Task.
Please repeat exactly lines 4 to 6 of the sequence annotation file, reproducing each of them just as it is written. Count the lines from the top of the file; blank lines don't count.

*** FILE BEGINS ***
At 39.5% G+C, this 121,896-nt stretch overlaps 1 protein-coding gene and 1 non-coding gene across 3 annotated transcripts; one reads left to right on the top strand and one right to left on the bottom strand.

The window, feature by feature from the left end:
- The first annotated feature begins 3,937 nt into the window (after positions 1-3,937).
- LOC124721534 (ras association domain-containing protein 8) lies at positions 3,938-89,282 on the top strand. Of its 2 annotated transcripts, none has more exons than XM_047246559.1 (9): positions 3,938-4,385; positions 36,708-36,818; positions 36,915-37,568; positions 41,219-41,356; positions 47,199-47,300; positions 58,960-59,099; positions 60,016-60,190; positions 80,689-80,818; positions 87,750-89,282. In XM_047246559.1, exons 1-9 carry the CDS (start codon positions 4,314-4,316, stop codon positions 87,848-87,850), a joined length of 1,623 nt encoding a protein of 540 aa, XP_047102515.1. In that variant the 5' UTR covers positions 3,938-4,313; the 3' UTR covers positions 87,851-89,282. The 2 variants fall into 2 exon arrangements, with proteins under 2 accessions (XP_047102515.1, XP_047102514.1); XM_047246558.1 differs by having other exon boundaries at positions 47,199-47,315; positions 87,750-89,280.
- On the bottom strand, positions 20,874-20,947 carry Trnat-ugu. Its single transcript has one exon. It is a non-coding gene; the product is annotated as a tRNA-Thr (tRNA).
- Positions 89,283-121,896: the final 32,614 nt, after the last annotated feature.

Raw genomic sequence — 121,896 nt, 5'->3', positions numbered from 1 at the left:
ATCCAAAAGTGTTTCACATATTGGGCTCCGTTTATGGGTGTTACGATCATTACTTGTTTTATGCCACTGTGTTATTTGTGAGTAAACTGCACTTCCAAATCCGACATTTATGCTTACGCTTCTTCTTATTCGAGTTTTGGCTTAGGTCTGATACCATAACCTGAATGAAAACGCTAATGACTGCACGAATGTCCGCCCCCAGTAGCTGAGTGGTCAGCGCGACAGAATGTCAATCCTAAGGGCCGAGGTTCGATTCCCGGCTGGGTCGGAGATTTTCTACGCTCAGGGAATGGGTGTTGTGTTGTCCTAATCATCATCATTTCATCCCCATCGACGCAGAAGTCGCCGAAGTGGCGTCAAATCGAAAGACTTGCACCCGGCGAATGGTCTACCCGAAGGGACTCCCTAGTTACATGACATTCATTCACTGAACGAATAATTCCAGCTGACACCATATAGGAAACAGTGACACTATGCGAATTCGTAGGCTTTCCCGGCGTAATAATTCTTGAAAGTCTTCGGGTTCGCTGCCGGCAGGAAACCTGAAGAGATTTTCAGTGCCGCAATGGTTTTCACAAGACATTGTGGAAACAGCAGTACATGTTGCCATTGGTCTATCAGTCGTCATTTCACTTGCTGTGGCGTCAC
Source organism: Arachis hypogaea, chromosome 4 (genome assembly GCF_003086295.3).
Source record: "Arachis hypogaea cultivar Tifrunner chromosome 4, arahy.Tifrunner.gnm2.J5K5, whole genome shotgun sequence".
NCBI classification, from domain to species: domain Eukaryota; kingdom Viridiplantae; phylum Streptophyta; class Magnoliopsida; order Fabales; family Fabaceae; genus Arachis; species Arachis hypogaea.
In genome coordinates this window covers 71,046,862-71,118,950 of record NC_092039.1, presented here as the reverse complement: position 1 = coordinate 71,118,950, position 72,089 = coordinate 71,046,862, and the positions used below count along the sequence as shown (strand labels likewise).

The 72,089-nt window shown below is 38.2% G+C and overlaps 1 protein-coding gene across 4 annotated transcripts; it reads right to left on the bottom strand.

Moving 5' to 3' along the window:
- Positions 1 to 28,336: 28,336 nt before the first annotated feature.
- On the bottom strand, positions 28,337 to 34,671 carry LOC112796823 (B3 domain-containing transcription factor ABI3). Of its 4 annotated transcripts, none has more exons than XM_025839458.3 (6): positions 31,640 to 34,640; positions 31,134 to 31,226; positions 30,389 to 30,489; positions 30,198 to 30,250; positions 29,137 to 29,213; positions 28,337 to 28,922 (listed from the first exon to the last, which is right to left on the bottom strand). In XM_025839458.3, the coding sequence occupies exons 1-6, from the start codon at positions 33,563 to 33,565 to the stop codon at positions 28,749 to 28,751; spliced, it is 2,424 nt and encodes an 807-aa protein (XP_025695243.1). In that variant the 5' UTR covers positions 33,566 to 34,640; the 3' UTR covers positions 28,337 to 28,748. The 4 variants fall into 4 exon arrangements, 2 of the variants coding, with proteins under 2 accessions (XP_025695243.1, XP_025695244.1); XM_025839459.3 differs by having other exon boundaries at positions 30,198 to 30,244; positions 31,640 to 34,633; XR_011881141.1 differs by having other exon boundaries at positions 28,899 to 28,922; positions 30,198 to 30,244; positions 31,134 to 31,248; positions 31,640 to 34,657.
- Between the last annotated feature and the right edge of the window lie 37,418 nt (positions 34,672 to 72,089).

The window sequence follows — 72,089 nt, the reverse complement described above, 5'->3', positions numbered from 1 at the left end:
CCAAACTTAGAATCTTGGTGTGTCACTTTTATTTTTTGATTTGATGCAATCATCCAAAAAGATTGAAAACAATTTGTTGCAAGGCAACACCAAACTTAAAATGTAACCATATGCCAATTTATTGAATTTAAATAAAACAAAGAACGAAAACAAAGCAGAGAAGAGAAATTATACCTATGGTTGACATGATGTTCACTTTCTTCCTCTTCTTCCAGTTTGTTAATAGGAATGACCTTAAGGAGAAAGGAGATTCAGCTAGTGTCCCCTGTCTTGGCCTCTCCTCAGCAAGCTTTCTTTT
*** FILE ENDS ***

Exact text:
- LOC124721534 (ras association domain-containing protein 8) lies at positions 3,938-89,282 on the top strand. Of its 2 annotated transcripts, none has more exons than XM_047246559.1 (9): positions 3,938-4,385; positions 36,708-36,818; positions 36,915-37,568; positions 41,219-41,356; positions 47,199-47,300; positions 58,960-59,099; positions 60,016-60,190; positions 80,689-80,818; positions 87,750-89,282. In XM_047246559.1, exons 1-9 carry the CDS (start codon positions 4,314-4,316, stop codon positions 87,848-87,850), a joined length of 1,623 nt encoding a protein of 540 aa, XP_047102515.1. In that variant the 5' UTR covers positions 3,938-4,313; the 3' UTR covers positions 87,851-89,282. The 2 variants fall into 2 exon arrangements, with proteins under 2 accessions (XP_047102515.1, XP_047102514.1); XM_047246558.1 differs by having other exon boundaries at positions 47,199-47,315; positions 87,750-89,280.
- On the bottom strand, positions 20,874-20,947 carry Trnat-ugu. Its single transcript has one exon. It is a non-coding gene; the product is annotated as a tRNA-Thr (tRNA).
- Positions 89,283-121,896: the final 32,614 nt, after the last annotated feature.